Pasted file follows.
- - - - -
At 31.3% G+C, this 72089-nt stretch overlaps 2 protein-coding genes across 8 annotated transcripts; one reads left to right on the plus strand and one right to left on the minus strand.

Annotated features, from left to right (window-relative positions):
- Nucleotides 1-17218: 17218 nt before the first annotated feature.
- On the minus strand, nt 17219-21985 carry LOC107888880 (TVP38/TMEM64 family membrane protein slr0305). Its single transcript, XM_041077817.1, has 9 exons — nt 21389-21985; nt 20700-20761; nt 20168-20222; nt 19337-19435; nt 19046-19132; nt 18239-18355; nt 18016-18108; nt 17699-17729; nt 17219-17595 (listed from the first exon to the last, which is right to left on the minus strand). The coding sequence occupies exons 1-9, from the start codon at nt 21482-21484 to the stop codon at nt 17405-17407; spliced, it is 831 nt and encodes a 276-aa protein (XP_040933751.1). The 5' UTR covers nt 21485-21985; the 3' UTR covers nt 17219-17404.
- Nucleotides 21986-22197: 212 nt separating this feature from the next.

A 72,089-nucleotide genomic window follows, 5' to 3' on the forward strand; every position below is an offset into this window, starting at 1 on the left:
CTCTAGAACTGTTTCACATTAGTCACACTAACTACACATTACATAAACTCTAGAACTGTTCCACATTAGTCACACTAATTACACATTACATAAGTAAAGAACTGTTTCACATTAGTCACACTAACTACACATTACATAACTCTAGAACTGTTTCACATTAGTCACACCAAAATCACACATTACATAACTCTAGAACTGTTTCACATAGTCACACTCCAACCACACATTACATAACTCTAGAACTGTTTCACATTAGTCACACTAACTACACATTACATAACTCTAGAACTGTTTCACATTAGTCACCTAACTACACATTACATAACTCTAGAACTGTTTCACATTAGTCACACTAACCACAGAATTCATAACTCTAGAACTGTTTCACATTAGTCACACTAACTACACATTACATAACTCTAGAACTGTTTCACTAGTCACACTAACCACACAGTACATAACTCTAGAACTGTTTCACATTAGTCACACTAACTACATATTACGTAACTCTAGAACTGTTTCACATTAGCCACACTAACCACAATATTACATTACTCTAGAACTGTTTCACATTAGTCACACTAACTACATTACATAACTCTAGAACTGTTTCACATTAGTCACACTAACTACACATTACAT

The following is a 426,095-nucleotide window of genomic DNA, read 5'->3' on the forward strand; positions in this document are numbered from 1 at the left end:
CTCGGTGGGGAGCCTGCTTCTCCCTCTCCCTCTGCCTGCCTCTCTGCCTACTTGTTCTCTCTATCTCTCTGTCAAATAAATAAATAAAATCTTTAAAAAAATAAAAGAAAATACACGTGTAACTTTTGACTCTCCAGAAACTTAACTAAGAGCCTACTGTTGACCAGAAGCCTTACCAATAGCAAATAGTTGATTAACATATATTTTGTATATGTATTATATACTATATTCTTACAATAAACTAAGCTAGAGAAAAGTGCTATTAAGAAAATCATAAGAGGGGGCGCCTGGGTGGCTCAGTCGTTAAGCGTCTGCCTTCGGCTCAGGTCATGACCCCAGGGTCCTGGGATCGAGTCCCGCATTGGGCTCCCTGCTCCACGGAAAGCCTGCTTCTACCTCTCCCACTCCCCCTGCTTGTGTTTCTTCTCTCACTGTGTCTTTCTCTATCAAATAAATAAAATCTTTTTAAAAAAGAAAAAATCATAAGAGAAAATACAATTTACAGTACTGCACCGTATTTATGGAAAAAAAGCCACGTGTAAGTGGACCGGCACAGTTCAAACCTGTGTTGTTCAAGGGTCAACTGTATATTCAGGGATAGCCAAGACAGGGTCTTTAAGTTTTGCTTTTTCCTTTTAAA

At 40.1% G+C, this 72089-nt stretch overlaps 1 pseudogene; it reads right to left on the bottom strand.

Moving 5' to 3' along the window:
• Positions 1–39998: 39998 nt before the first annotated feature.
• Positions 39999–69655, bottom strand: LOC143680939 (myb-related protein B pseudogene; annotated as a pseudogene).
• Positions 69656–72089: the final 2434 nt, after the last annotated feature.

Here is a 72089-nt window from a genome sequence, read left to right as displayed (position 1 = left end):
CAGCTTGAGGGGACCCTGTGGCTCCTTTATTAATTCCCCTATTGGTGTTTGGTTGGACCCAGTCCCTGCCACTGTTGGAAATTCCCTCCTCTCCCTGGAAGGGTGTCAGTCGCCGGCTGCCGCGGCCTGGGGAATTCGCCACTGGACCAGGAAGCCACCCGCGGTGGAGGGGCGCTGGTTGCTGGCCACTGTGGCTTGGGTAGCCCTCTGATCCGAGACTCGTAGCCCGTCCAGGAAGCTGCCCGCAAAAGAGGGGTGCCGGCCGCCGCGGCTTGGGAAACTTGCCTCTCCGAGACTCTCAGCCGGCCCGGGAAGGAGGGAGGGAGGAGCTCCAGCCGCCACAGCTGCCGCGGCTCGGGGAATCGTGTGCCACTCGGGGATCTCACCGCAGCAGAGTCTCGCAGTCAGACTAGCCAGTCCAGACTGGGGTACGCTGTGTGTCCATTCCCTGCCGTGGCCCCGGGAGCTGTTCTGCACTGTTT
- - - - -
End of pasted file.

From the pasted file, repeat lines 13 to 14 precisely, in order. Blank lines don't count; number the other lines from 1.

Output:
• Positions 39999–69655, bottom strand: LOC143680939 (myb-related protein B pseudogene; annotated as a pseudogene).
• Positions 69656–72089: the final 2434 nt, after the last annotated feature.